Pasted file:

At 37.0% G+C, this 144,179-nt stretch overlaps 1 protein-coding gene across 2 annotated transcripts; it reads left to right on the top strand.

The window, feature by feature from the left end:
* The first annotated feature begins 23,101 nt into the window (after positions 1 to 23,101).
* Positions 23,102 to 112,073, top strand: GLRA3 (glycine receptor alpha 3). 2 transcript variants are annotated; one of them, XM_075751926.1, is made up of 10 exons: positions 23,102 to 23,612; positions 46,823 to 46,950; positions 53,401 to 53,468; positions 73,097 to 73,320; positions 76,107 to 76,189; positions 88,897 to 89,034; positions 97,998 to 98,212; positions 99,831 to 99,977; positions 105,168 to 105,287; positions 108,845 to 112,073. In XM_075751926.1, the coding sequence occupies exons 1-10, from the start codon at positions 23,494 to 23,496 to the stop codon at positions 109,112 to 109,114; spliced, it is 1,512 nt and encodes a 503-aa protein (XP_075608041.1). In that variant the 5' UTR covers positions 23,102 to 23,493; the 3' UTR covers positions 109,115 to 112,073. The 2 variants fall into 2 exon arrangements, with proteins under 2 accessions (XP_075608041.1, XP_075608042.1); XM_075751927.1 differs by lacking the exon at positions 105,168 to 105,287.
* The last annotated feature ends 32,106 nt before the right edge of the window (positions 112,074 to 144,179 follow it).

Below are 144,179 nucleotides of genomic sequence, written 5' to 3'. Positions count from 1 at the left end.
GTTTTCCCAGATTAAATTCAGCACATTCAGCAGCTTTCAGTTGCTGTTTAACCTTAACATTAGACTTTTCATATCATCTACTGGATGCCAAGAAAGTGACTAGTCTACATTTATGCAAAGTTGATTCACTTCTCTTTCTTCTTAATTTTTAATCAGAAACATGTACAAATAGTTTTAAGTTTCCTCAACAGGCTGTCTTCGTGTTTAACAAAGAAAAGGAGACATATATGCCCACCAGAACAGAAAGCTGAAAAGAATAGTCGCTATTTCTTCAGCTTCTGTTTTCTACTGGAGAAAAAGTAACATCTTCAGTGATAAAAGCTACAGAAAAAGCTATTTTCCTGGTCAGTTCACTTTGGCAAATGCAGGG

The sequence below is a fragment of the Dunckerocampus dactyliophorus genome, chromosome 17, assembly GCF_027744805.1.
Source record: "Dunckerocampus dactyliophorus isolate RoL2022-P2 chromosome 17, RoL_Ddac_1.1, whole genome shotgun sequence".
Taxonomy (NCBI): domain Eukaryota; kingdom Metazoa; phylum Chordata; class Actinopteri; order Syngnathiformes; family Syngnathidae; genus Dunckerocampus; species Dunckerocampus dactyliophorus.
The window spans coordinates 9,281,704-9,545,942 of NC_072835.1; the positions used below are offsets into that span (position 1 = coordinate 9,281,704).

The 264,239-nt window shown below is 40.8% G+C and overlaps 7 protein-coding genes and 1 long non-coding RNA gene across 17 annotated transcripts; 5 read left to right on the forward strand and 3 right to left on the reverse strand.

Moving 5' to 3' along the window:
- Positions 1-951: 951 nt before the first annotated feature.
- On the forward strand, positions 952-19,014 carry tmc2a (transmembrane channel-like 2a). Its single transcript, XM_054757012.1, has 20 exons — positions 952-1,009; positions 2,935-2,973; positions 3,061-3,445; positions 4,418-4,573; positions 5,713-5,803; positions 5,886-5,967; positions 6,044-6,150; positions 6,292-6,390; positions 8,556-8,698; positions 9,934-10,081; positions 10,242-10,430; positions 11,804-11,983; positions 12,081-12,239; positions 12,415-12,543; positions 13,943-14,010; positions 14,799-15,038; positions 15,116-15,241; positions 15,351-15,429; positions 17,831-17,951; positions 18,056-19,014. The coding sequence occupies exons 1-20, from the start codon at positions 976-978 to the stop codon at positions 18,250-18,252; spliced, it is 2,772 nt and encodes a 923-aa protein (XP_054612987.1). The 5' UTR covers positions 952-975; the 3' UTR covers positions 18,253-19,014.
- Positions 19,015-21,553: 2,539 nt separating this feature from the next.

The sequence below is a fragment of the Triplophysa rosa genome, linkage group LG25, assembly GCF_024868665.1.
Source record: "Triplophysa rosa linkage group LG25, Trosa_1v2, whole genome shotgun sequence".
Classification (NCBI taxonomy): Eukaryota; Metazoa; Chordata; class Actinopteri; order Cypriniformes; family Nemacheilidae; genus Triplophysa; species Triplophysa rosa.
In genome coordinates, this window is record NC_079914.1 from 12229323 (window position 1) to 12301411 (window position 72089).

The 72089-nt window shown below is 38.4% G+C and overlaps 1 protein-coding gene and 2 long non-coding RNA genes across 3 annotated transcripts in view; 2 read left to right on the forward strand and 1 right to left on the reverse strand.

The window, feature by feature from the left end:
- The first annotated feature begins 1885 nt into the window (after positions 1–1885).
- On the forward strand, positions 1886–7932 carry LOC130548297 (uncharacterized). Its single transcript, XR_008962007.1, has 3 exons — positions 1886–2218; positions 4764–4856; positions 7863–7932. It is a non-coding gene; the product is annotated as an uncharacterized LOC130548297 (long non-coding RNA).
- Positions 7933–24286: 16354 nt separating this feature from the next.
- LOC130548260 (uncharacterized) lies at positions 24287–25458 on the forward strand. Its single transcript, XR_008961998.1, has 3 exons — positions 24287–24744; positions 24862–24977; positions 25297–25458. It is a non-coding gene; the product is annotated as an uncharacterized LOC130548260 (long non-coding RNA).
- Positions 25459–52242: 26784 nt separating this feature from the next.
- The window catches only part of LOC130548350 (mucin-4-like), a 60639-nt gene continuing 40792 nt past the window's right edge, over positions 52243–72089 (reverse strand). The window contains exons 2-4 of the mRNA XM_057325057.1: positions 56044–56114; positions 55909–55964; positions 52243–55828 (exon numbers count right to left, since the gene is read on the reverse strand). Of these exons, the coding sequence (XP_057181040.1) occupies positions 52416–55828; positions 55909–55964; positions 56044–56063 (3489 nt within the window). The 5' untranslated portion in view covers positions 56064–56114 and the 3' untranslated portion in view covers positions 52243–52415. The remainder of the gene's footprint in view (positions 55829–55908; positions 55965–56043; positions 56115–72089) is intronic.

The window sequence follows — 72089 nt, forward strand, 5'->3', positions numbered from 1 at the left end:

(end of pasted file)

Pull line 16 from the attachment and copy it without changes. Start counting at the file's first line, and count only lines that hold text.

- Positions 19,015-21,553: 2,539 nt separating this feature from the next.